PITTSBURGH (KDKA) – The CDC has released new guidelines regarding children suffering concussions.READ MORE: Stone Wall Partially Collapses In Pittsburgh Neighborhood
The 19 recommendations focus on diagnosis, treatment, and prognosis.
A number of them address brain imaging. In fact, they advise against imaging, because the results are normal with concussion. Certain red flags, though, would push toward testing.
“Nausea, vomiting, severe headache, doing something neurologically that doesn’t fit, emotional outbursts, can’t smell, can’t hear, can’t taste, can’t see,” Dr. Ed Snell, of Allegheny Health Network Sports Medicine, said.
Similarly, no blood tests, for the same reason.
“We don’t have an image, or a serum marker, or a biomarker to diagnose this injury,” UPMC Concussion Specialist Dr. Mickey Collins said.
Diagnosis should be based on history, exam, and assessment with validated tools. Rating scales are commonly used for this, with questions about physical symptoms, thinking issues, and balance.READ MORE: Insulation Issue Leads To Smoking Manhole Along 5th Avenue In Pittsburgh
“Every concussion, because it affects different parts of your brain, it’s hard to standardize it,” Dr. Snell said.
After a period of rest, activity and academics should be gradually increased, with extra attention to good sleep.
“Getting kids active probably within a week or so is probably a good idea. Getting back into the swing of things, making that brain work a little bit, but not overwork,” Dr. Snell said.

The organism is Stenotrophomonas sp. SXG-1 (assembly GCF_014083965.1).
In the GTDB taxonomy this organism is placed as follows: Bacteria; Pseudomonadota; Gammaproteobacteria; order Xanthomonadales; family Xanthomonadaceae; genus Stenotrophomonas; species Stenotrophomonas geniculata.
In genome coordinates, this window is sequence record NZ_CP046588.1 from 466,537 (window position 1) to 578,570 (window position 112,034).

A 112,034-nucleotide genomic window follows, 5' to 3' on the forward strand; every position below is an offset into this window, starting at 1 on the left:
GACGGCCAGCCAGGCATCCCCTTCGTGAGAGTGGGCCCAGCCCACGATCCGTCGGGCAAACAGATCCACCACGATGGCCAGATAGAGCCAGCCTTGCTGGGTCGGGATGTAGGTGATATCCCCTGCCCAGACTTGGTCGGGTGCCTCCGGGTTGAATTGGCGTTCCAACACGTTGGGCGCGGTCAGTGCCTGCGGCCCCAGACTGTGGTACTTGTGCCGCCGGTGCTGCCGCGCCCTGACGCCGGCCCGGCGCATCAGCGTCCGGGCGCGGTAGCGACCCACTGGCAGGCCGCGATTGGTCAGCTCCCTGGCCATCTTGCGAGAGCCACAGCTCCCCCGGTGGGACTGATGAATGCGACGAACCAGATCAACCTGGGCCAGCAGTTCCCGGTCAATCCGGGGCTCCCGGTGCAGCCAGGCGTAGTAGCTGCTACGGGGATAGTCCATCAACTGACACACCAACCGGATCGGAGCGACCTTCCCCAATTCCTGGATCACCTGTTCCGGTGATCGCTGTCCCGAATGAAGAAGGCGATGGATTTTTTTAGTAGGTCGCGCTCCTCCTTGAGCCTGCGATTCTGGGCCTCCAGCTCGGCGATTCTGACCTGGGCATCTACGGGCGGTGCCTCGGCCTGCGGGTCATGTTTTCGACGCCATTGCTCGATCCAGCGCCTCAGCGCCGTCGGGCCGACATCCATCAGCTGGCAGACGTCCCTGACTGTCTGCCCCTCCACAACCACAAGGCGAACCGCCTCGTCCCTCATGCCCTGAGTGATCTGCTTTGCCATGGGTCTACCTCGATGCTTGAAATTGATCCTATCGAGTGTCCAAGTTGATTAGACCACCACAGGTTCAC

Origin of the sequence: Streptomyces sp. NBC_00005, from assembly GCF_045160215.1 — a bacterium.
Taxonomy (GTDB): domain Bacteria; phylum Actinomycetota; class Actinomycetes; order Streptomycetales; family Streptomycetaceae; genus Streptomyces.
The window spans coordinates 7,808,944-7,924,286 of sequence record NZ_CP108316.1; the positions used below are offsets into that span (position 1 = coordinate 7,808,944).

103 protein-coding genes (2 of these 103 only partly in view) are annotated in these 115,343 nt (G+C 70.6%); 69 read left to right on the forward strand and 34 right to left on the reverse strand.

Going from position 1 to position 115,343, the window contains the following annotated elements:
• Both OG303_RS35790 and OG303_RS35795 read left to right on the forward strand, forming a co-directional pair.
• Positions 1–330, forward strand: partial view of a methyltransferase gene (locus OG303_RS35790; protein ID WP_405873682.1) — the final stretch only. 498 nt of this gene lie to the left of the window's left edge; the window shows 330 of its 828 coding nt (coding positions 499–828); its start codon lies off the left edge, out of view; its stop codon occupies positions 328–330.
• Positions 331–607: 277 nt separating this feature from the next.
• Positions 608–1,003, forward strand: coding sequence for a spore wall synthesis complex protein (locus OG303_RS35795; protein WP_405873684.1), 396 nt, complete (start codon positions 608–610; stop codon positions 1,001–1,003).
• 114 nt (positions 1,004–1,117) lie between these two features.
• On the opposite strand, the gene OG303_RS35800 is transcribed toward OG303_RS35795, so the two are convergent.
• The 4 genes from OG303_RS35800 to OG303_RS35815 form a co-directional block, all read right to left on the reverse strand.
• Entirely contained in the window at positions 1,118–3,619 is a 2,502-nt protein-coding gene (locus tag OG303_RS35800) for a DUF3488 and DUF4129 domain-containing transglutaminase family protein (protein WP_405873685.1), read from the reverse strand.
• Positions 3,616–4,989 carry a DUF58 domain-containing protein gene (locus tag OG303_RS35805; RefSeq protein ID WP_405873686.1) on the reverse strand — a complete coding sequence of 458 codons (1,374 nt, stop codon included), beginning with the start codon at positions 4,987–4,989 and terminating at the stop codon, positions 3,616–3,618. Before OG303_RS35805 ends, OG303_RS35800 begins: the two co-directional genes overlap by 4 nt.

The most strident recommendation is education on concussions for parents, players, and coaches.
The experts behind the guidelines favor renaming concussions as a “mild traumatic brain injury.”
“Using the word brain injury, it helps us understand this can be a very serious event that needs to be managed carefully,” Dr. Collins said. “You have to individualize care. I believe concussion is a treatable injury. I believe we can get kids back to the sports they love.”
The recommendations are based on studies published between 1990 and 2015. Taking care of traumatic brain injury in children is a rapidly changing field.MORE NEWS: World War II Enigma Codebreaker And Pittsburgher Julia Parsons Turning 100 This Week
The CDC expects to update recommendations as more study and analysis come out.